Although I am definitely a cat person, there's a special place in my heart for poi dogs. My childhood pets included three turtles and dozens of guppies, but only one dog, a Christmas present from my parents. I was 9 years old and it was actually a couple of years after I'd written to Santa asking for a baby brother or a puppy, but it was worth the wait.
Jingles was a creamy white terrier/poodle mix. I picked her out of a litter of six because she was the first puppy to leave her mama and prance over to me. When that quivering wad of fluff licked my outstretched hand, I fell in love. And then I noticed that she was the only one in the bunch without a long, wagging tail, and I knew I'd found my doggie soulmate. Up until then, I'd always felt a little out of place among the other kids; not enough to keep me from being a happy child, just a tad . . . different. Probably all 9-year-olds feel that way. In any case, I could relate to this little oddball, and the feeling was apparently mutual.
Being an only child and attending school on a district exemption - which meant all of my classmates lived miles away from me - I felt more than a best-friendship with Jingles; I saw her as a furry sibling. With her shaggy coat covering the little stub where her tail should have been, she looked like a bedraggled baby polar bear, clumsy but oh, so cute. And because she had no tail to wag, her whole butt wiggled when she was happy.
Jingles was around 2 years old when I entered her in the Maui Humane Society's Poi Dog Contest, in front of the grandstand at the old Kahului Fairgrounds. We trained for weeks, hoping to win the Most Talented Mutt trophy with her jump-through-the-hula-hoop trick. We'd start off easy, with the hoop just 6 inches off the ground, and then I'd raise it higher with each pass until her bottom-heavy bear cub body was barreling through the air at an altitude of 2 whole feet. She was so good at it, I considered lighting the hoop on fire for added drama. Good sense prevailed; besides, I wasn't allowed to play with matches.
When her big moment came, after a little warm-up hop through the hoop, Jingles studied the raised target, approached it eagerly . . . and trotted underneath. Daddy said it just proved that Jingles had good sense too. We didn't win Most Talented or Best Behaved honors, but we did take home the trophy for the Mutt with the Shortest Tail. It's a real trophy, too; I still have it, stored away with my other small-kid time treasures.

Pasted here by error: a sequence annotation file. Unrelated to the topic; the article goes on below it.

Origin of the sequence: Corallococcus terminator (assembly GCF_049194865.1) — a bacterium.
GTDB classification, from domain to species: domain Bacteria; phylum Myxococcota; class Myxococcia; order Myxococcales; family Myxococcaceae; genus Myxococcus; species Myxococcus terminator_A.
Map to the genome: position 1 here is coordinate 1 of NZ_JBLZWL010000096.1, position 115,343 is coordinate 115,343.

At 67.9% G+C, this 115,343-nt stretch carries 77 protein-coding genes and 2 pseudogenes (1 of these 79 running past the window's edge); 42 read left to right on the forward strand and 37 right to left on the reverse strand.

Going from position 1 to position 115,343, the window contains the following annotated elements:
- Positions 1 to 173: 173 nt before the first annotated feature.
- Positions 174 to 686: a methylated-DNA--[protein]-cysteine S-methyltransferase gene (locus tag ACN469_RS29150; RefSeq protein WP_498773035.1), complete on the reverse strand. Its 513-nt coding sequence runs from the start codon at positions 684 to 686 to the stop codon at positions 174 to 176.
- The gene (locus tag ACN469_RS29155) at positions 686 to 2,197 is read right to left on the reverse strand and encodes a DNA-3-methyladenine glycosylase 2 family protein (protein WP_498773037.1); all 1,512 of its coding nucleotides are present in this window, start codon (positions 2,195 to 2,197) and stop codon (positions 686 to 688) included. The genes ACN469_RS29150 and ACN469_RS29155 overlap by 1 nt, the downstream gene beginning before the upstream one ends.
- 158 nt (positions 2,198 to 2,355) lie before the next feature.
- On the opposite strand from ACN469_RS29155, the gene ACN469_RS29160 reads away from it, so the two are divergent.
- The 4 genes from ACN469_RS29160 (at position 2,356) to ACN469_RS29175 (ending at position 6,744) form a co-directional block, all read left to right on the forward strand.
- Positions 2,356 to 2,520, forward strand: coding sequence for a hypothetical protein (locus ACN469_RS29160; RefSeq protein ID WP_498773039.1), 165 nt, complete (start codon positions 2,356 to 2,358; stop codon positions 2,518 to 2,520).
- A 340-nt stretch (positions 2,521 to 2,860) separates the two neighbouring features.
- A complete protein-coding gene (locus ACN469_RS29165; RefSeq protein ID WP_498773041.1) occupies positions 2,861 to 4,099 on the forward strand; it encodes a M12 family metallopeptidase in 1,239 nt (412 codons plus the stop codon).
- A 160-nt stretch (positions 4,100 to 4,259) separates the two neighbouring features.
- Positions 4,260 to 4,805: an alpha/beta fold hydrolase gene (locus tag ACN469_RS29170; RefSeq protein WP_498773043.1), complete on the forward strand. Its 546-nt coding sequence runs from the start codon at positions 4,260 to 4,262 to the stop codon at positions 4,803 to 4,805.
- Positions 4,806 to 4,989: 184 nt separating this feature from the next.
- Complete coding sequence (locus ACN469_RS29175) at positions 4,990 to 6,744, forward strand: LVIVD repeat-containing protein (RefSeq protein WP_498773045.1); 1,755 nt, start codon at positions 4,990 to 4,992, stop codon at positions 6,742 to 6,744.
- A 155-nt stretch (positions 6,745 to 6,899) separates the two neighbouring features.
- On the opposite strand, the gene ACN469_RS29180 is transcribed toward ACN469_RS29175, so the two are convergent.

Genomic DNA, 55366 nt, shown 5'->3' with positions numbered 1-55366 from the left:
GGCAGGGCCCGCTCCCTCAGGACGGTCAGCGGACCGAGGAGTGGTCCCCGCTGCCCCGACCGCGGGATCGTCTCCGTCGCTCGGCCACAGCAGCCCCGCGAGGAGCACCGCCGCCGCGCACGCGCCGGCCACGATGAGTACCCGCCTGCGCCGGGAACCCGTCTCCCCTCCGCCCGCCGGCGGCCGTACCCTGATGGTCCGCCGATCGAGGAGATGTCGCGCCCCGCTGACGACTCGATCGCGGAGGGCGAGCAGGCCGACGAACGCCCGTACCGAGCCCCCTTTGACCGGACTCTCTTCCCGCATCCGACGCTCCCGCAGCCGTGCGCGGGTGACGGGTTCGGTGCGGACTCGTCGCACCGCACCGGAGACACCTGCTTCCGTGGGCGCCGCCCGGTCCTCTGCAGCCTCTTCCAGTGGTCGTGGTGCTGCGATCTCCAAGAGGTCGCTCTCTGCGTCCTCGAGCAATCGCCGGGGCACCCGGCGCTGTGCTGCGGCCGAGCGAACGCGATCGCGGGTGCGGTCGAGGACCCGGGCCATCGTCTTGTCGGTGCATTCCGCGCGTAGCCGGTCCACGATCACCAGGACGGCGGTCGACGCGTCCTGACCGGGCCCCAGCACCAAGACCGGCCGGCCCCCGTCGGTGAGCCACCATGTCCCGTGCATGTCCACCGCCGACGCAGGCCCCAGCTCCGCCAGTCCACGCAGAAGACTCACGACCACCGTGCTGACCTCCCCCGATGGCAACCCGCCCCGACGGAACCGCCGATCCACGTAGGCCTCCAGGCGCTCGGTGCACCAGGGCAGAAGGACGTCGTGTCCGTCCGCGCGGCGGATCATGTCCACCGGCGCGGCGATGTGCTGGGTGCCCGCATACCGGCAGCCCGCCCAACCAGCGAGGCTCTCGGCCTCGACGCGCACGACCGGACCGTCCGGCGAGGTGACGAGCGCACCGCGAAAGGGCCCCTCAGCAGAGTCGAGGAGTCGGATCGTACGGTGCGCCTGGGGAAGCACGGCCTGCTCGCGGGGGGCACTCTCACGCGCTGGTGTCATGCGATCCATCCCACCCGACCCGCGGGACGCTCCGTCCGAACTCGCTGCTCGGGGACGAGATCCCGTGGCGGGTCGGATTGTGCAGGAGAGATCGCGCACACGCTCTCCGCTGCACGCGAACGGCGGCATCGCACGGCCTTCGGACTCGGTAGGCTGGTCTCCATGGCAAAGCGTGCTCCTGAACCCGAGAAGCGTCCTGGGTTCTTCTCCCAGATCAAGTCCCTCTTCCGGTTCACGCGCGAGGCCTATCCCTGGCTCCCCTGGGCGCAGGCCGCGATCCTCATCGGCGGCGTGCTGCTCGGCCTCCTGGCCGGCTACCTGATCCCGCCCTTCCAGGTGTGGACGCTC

Sadly, Jingles the dog outlived Jingles the best friend. Like Puff the Magic Dragon, my loving companion became less relevant with each passing year. By the time old age sent her to the happy hoop-jumping grounds, I had moved on and Jingles had become my father's adoring pet. Of course, my dear mother, who is definitely not a dog person, had always done most of the care and feeding, even when it was supposed to be my responsibility.
I've been thinking about digging out that old trophy ever since visiting the Poi Dog exhibit at the Maui Arts & Cultural Center. Featuring Maui artists Pat Masumoto, Darrell Orwig, Nancy Skrimstad, Michael Takemoto and Sidney Yee, Poi Dog is a marvelous exploration of "local" identity, an eclectic celebration of diversity and unity. The brochure describes it as "a sort of visual pidgin . . . revealing a wealth of individual experience as well as shared quests for belonging and permanence in a land we have all come to from somewhere else." The exhibit is itself a poi dog and it reminded me, so am I. Just like Jingles - butt-wiggling happy to be just a tad different. After all, that's what makes us poi dogs special.
The exhibit runs through Aug. 20 at the Schaefer International Gallery. Regardless of your bloodline, I'm willing to bet you'll find this Poi Dog irresistible. Hopefully, you'll walk away feeling pretty special yourself.
But wait, there's more! The Maui Humane Society and local pet stores are joining with the MACC for a Poi Doggie Contest this Sunday from 2 to 4 p.m., in front of the gallery. I don't know whether talent or tails will count for more points, but the flier promises a variety of canine-centric categories and prizes.
Now, I'm no dog whisperer, and time is short, but for the right amount of chocolate I might be persuaded to resume my poi dog training career. Of course, times have changed; we'll have to step up the act. You supply the hula hoop, I'll bring the matches.
* Kathy Collins is a performance artist, broadcaster and freelance writer whose "Sharing Mana'o" column appears every Wednesday. Her email address is firstname.lastname@example.org.